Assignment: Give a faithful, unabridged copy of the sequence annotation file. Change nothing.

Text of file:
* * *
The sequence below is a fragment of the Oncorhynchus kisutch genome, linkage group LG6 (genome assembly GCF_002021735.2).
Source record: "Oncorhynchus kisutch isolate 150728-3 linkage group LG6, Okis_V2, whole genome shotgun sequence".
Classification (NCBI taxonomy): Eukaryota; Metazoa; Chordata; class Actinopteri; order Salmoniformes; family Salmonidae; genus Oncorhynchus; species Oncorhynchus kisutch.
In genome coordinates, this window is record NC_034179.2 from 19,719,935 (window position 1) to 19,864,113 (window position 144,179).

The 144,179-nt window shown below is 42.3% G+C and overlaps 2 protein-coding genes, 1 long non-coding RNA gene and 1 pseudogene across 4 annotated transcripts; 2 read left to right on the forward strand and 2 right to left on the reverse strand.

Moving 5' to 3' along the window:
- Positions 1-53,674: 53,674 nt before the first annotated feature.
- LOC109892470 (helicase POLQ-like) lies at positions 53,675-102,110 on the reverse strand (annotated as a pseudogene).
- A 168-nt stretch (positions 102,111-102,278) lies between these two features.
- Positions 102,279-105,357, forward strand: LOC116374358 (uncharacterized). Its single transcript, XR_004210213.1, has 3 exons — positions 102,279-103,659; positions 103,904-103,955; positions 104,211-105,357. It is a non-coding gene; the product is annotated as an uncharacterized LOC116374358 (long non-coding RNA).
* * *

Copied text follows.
The sequence below is a fragment of the Oncorhynchus kisutch genome, linkage group LG6 (genome assembly GCF_002021735.2).
Source record: "Oncorhynchus kisutch isolate 150728-3 linkage group LG6, Okis_V2, whole genome shotgun sequence".
Classification (NCBI taxonomy): Eukaryota; Metazoa; Chordata; class Actinopteri; order Salmoniformes; family Salmonidae; genus Oncorhynchus; species Oncorhynchus kisutch.
In genome coordinates, this window is record NC_034179.2 from 19,719,935 (window position 1) to 19,864,113 (window position 144,179).

The 144,179-nt window shown below is 42.3% G+C and overlaps 2 protein-coding genes, 1 long non-coding RNA gene and 1 pseudogene across 4 annotated transcripts; 2 read left to right on the forward strand and 2 right to left on the reverse strand.

Moving 5' to 3' along the window:
- Positions 1-53,674: 53,674 nt before the first annotated feature.
- LOC109892470 (helicase POLQ-like) lies at positions 53,675-102,110 on the reverse strand (annotated as a pseudogene).
- A 168-nt stretch (positions 102,111-102,278) lies between these two features.
- Positions 102,279-105,357, forward strand: LOC116374358 (uncharacterized). Its single transcript, XR_004210213.1, has 3 exons — positions 102,279-103,659; positions 103,904-103,955; positions 104,211-105,357. It is a non-coding gene; the product is annotated as an uncharacterized LOC116374358 (long non-coding RNA).